on the needs of lower-income rural communities by providing loans and
grants to finance water facilities and hookups. Still others, such as
the Environmental Protection Agency's Drinking Water State Revolving Fund
(which serves all areas, not just rural parts of the country) provides
loans for drinking water infrastructure through a state revolving fund.
While each individual program may meet its mission in serving its clients,
these programs have developed in an uncoordinated fashion, resulting in
a number of policy problems. Establishing a suite of common performance
measures for these programs can help to evaluate their effectiveness,
and will aid in making decisions about program priorities.
In general, project cost calculations should be on a net present value
- Number of water connections per million dollars. Many rural
water projects are designed to provide Municipal, Industrial, and
Residential (MR&I) water; therefore we should measure the total
extent of service provided to the community, not just number of families,
businesses, or government entities. Counting the number of water connections
should measure service to all of these.
- Quantity of potable water delivered per million dollars,
both gross and net, to account for programs that have a cost-share
component, or are reimbursable.
- Quantity of water treated to acceptable standards per million
dollars; similar to the water delivery measure, this should track
both gross and net costs.
||Rural Utilities Service
||Water and Wastewater Loans and Grants
|Housing and Urban Development
||Community Planning and Development
||Community Development Block Grants: State Program
||Bureau of Reclamation
||Water and Related Resources account, on a project-by-project
|Environmental Protection Agency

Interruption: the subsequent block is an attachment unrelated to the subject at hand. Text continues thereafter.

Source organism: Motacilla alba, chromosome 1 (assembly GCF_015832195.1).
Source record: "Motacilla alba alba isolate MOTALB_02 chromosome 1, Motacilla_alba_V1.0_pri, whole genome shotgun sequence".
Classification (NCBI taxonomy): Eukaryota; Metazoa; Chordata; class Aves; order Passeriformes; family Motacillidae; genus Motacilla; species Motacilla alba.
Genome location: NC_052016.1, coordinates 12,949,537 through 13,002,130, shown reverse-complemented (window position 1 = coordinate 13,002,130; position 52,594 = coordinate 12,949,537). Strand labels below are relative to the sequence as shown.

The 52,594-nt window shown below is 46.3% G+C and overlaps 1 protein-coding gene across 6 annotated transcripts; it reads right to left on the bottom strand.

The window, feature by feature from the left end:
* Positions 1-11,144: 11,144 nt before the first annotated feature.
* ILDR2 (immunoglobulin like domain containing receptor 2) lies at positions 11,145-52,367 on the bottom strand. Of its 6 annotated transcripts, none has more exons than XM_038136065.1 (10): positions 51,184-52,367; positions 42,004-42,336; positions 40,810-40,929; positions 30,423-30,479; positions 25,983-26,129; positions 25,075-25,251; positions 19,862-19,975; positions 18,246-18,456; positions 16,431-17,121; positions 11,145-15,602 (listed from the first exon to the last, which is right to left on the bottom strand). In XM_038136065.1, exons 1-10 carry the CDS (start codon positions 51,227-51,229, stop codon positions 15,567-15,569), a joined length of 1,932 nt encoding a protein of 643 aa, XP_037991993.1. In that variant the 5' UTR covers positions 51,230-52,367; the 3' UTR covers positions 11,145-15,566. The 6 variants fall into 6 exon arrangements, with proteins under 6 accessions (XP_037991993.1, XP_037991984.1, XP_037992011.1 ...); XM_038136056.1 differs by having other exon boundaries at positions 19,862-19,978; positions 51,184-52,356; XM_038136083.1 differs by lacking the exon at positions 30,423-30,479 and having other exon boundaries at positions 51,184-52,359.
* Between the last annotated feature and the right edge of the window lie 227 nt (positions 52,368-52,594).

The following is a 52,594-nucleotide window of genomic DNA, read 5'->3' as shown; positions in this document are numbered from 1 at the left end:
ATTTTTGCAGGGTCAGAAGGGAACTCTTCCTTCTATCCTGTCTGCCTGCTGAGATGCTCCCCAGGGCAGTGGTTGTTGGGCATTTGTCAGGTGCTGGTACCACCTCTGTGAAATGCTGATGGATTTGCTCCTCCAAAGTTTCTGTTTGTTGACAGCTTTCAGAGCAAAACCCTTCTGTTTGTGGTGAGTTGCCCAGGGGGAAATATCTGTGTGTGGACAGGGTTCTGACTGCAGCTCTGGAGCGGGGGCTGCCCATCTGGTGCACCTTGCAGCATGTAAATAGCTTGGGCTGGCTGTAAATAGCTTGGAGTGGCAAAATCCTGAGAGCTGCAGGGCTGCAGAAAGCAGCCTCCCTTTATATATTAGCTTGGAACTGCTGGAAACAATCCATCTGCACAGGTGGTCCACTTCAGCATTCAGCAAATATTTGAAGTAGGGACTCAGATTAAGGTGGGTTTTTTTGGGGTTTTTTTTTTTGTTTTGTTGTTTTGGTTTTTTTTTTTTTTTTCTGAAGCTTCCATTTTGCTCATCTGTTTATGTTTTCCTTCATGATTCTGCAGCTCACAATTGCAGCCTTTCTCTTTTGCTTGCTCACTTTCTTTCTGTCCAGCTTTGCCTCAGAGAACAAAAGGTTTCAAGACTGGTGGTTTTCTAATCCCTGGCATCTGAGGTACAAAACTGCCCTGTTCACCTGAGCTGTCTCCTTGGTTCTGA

||Drinking Water State Revolving Fund
|Health and Human Services
||Indian Health Service
||Sanitation Facilities Program
B. A Comparative Measure
of Non-point Source Water Pollution Program Performance
Description of the Measure:
The Federal Government administers several programs aimed at reducing
non-point source pollution. Since the Clean Water Act became law in 1972,
water quality has dramatically improved in many areas. However, these
gains came largely from reductions in the discharges of point sources,
leaving non-point sources as the largest remaining water quality problem.
Without a significant reduction in non-point source pollution, it is unlikely
that water quality will further improve.
A comparison of the effectiveness and efficiency of Federal non-point
source programs could be helpful in targeting limited resources. The ideal
situation might be to compare programs that address different impacts
to a river or waterway, such that you can compare the relative impact
of a program to reduce sediment loading with one that is designed to reduce
We suggest the following measures:
- Tons of sediments reduced per million dollars.
- Pounds of nutrients reduced per million dollars.
- Estimates of the percentage impact of agency actions on exceedences
and contaminant occurrences.
These measures can be applied to the Section 319 Non-point Source Management
Program (EPA), the Environmental Quality Incentives Program (USDA), and
the Conservation Reserve Program's continuous signup (USDA).
EPA's 319 Non-point Source Management Program supports a wide variety
of activities including technical assistance, financial assistance, education,
training, technology transfer, demonstration projects, and monitoring
to assess the success of specific non-point source projects. USDA's Environmental
Quality Incentives Program (EQIP) provides educational, financial, and